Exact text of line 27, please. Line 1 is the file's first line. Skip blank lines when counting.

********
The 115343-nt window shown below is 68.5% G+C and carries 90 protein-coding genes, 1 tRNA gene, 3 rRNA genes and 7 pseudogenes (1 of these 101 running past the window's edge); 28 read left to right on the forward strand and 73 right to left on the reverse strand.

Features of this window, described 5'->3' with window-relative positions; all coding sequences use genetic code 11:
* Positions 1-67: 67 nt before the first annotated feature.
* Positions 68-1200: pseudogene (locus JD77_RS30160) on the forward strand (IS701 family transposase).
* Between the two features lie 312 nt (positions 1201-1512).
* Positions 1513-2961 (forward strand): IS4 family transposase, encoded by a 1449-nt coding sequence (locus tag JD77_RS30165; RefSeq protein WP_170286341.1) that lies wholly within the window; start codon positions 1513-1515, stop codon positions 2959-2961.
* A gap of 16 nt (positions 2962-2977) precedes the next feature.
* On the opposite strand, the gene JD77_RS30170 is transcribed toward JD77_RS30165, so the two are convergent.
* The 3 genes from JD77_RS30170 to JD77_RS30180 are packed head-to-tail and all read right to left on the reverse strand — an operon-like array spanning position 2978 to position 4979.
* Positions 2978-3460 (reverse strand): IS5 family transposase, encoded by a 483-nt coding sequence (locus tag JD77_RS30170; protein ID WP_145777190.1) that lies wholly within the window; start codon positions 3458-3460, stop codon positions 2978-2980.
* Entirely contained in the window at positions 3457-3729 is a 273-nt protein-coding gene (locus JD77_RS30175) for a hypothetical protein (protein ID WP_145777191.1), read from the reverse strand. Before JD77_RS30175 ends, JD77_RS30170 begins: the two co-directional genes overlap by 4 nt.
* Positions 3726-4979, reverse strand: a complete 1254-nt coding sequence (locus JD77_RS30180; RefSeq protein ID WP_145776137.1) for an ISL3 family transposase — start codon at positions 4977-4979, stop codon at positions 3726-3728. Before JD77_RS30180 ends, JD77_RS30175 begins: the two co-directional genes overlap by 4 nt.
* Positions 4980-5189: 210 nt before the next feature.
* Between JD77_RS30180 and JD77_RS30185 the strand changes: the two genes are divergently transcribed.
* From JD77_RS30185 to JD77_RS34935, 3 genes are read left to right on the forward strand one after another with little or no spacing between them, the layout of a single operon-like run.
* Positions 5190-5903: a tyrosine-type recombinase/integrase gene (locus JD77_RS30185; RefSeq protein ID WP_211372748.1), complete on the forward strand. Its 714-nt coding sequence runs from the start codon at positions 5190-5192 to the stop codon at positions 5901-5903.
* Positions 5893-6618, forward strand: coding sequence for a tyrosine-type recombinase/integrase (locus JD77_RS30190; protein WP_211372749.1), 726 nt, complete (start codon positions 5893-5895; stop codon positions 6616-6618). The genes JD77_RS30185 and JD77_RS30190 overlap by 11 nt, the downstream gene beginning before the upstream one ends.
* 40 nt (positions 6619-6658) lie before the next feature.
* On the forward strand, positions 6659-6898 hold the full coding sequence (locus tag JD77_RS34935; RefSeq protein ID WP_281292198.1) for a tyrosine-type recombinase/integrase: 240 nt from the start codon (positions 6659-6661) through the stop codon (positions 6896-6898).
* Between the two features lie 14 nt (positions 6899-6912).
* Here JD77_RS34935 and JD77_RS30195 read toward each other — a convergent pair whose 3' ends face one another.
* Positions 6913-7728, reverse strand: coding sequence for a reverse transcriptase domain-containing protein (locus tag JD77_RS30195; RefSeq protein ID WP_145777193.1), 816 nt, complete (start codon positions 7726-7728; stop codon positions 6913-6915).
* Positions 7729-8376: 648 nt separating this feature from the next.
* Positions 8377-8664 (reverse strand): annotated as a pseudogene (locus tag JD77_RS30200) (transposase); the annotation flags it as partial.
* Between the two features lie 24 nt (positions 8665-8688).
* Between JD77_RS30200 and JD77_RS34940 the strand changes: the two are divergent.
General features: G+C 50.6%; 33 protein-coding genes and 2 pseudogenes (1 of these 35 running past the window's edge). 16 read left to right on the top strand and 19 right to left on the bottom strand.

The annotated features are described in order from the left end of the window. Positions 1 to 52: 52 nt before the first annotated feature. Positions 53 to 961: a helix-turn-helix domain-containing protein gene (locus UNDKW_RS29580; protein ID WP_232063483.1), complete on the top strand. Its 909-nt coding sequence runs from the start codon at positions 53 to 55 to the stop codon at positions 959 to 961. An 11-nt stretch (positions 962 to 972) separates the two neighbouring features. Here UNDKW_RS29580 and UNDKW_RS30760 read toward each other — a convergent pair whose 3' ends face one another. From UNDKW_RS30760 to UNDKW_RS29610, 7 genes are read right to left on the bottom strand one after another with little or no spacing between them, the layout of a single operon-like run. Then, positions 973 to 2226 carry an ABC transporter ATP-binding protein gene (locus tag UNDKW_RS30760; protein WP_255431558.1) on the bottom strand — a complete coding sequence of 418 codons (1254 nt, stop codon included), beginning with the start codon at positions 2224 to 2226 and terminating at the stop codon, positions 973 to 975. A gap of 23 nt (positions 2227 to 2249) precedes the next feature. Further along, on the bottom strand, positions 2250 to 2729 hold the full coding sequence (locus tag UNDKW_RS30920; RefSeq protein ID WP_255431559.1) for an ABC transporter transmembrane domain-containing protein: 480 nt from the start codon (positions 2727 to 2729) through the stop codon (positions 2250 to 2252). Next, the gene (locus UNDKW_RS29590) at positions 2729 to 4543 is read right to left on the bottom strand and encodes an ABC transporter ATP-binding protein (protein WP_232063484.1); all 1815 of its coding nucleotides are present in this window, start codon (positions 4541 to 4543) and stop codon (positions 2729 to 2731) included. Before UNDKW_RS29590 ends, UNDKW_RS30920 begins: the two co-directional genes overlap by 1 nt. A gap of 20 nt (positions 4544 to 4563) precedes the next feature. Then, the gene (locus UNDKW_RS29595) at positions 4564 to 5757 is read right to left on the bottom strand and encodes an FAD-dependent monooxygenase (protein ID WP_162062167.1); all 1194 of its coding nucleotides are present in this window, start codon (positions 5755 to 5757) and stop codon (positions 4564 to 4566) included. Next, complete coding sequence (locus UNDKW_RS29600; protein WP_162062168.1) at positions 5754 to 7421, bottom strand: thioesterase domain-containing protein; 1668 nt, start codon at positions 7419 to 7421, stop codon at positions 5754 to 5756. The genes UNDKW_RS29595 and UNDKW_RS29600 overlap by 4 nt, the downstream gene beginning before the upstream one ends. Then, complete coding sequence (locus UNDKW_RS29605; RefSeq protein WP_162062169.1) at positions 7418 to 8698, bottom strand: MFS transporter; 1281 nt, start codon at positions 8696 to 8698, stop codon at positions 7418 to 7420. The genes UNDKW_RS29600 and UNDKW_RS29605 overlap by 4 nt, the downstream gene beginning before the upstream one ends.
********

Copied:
General features: G+C 50.6%; 33 protein-coding genes and 2 pseudogenes (1 of these 35 running past the window's edge). 16 read left to right on the top strand and 19 right to left on the bottom strand.